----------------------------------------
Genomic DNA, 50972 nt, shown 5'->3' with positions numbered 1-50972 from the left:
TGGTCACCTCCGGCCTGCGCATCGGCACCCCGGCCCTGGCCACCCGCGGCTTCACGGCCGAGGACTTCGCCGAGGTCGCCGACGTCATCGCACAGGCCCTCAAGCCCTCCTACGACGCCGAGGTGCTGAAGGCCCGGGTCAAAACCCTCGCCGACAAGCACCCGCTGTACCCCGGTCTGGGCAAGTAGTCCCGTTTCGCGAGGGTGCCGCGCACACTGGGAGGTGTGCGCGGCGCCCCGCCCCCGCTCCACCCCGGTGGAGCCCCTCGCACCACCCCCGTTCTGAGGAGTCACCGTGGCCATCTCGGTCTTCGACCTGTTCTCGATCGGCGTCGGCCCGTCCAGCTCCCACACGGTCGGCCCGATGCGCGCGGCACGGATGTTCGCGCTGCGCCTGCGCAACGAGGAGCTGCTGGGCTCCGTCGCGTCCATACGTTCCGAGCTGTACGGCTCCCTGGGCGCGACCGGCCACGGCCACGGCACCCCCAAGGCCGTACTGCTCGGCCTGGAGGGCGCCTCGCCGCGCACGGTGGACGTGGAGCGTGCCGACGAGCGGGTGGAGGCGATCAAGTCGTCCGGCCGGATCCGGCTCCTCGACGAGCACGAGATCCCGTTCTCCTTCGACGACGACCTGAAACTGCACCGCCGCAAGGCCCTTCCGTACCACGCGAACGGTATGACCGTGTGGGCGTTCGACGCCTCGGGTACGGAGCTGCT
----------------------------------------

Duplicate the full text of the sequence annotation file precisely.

Genomic DNA, 50972 nt, shown 5'->3' with positions numbered 1-50972 from the left:
TGGTCACCTCCGGCCTGCGCATCGGCACCCCGGCCCTGGCCACCCGCGGCTTCACGGCCGAGGACTTCGCCGAGGTCGCCGACGTCATCGCACAGGCCCTCAAGCCCTCCTACGACGCCGAGGTGCTGAAGGCCCGGGTCAAAACCCTCGCCGACAAGCACCCGCTGTACCCCGGTCTGGGCAAGTAGTCCCGTTTCGCGAGGGTGCCGCGCACACTGGGAGGTGTGCGCGGCGCCCCGCCCCCGCTCCACCCCGGTGGAGCCCCTCGCACCACCCCCGTTCTGAGGAGTCACCGTGGCCATCTCGGTCTTCGACCTGTTCTCGATCGGCGTCGGCCCGTCCAGCTCCCACACGGTCGGCCCGATGCGCGCGGCACGGATGTTCGCGCTGCGCCTGCGCAACGAGGAGCTGCTGGGCTCCGTCGCGTCCATACGTTCCGAGCTGTACGGCTCCCTGGGCGCGACCGGCCACGGCCACGGCACCCCCAAGGCCGTACTGCTCGGCCTGGAGGGCGCCTCGCCGCGCACGGTGGACGTGGAGCGTGCCGACGAGCGGGTGGAGGCGATCAAGTCGTCCGGCCGGATCCGGCTCCTCGACGAGCACGAGATCCCGTTCTCCTTCGACGACGACCTGAAACTGCACCGCCGCAAGGCCCTTCCGTACCACGCGAACGGTATGACCGTGTGGGCGTTCGACGCCTCGGGTACGGAGCTGCT